Table 3. Percentage of women would like to see more military presence in their community
Rural
Urban
Bamar
Non-Bamar
45.8
54.7
65.8
39.3

UofT-IDRC Survey on the Delivery of Public Services in Chin, Kachin, Kayin, and Magwe, 2019.

Victims of gender-based violence are often terrified to report to the police as well. Our survey found that most women would rather report crimes to community leaders, rather than the police (Table 4). It also found that in both rural and urban areas women were particularly unlikely to report sexual crimes to the police in comparison to other crimes. Women often need assistance from local NGOs to accompany the victims to the police or report on their stead.

Table 4. Where do women go when they are victims of a…
Robbery
Sexual Assault
Rural
Urban
Rural
Urban
Community leader
77.4
41.1
88.1
50.7
Police
19.2
47.3
8.8
34.8
Other
1.1
6.5
1.4
8.5
Do not know
2.3
5.1
1.7
5.9

UofT-IDRC Survey on the Delivery of Public Services in Chin, Kachin, Kayin, and Magwe, 2019.

NGO workers we met noted that victim-blaming still occurs when women and girls suffer from gender-based violence. In fact, the UofT-IDRC survey found very low levels of satisfaction of women for police services when they are suspected of a crime (14.3 percent) or victim of a crime (31.3 percent). In general, the survey shows lower satisfaction among women in rural areas. A civil society activist on women’s issues based in Yangon stated that such circumstances have contributed to the prevalence of trauma among women and girls in conflict-affected areas of Myanmar.

Moving Forward: Reflections on Decentralization

This text does not provide an exhaustive picture of the gendered impact of conflict, but highlights a number of issues that need to be tackled for a successful transition toward democracy and decentralization in Myanmar. There is a need to move away from gender-blind policy-making at the local level and recognize that decades of conflict and displacement have had gender-specific consequences. In conflict and post-conflict zones, there is a need to tackle men’s experience as soldiers both in terms of its economic, social, and psychological impacts. There is also a need to tackle women’s experience of conflict, which has made them economically precarious and vulnerable to sexual and gender-based violence.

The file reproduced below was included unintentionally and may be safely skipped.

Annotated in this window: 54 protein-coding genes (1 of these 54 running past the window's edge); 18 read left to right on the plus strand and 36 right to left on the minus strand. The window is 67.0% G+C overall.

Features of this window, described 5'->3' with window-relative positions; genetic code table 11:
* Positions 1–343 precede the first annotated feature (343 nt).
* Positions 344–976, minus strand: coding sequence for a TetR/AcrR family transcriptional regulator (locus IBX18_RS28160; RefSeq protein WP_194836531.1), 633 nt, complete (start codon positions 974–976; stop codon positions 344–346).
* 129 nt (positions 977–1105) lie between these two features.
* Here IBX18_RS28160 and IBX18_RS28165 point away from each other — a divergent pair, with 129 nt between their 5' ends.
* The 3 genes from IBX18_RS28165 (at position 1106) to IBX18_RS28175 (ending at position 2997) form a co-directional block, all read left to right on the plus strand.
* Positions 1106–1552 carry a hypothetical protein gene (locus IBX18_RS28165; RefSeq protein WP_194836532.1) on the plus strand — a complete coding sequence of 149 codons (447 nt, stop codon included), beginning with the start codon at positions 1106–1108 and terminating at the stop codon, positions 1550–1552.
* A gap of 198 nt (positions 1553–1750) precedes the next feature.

Conflict has reinforced gendered norms and expectations and that democratization and decentralization will not automatically override them. Men are definitely over-represented in the public sphere, in the political institutions and in the peace process in particular. That being said, norms of masculinity may prevent men from talking about their particular experience of war and trauma. Policies and policy-making need to ensure the integration of disgruntled or marginalized men, otherwise, it may fuel further exasperation and lead to a return to conflict. The political elite, despite being male, can be divorced from foot soldiers’ experiences and perspectives. There is thus a need to open up a space for this kind of dialogue.

Decentralization will not necessarily benefit women either. Decentralization is often seen as beneficial to women as it allows higher accountability at the local level, and closer proximity of service delivery. Women also are usually associated with the domestic sphere, thus local government is seen as touching more directly on their daily interests and concerns. In terms of participation, local state institutions are conceived of as especially appropriate for women because of their lower barriers to entry. But decentralization may also perpetuate informal institutions, systems, and relations of power. In the 2015 elections, only 13.3 percent of the candidates were women, and local parliaments all have less than 10 percent of women MPs (with the exception of Yangon and Sagaing regions). In daily local governance, our survey found that, in the last five years, women felt the less involved in matters related to security, one of the most important issues where women’s voice should be the most present.

Source: UofT-IDRC Survey on the Delivery of Public Services in Chin, Kachin, Kayin, and Magwe, 2019.

The peace process should also be more inclusive. While stakeholders of the Nationwide Ceasefire Agreement pledged for gender inclusivity, it is still very far from reaching the agreed threshold of 30% of female participants. A recent study by Mollie Pepper also found that despite the Myanmar government’s promise to foster greater inclusion of women, women continue to be marginal in the policy process. The same paper found, however, that women are key players in peace building because of their civil society activism, organized through ethnic women’s organizations.

In sum, stakeholders in Myanmar should continue to work towards gender mainstreaming in the governance structure and the peace process. Only then, will it be possible to address the social injuries experienced by various genders in conflict-affected areas, therefore making it possible to bring about a more robust peace in Myanmar.

Jae Park is a member of the research team of the University of Toronto-IDRC project on gender and decentralization. He is a Ph.D. student in Political Science at the University of Toronto. He studies civil wars and political violence. 

Alexandre Pelletier is the research coordinator of the University of Toronto-IDRC research team on gender and decentralization in Myanmar. He is currently a SSHRC postdoctoral fellow at the Southeast Asia Program at Cornell University and holds a PhD from the University of Toronto (2019). His work focuses on questions of nationalism, ethno-religious conflict, and federalism in Southeast Asia, with a specialization on Myanmar and Indonesia where he has conducted extensive fieldwork.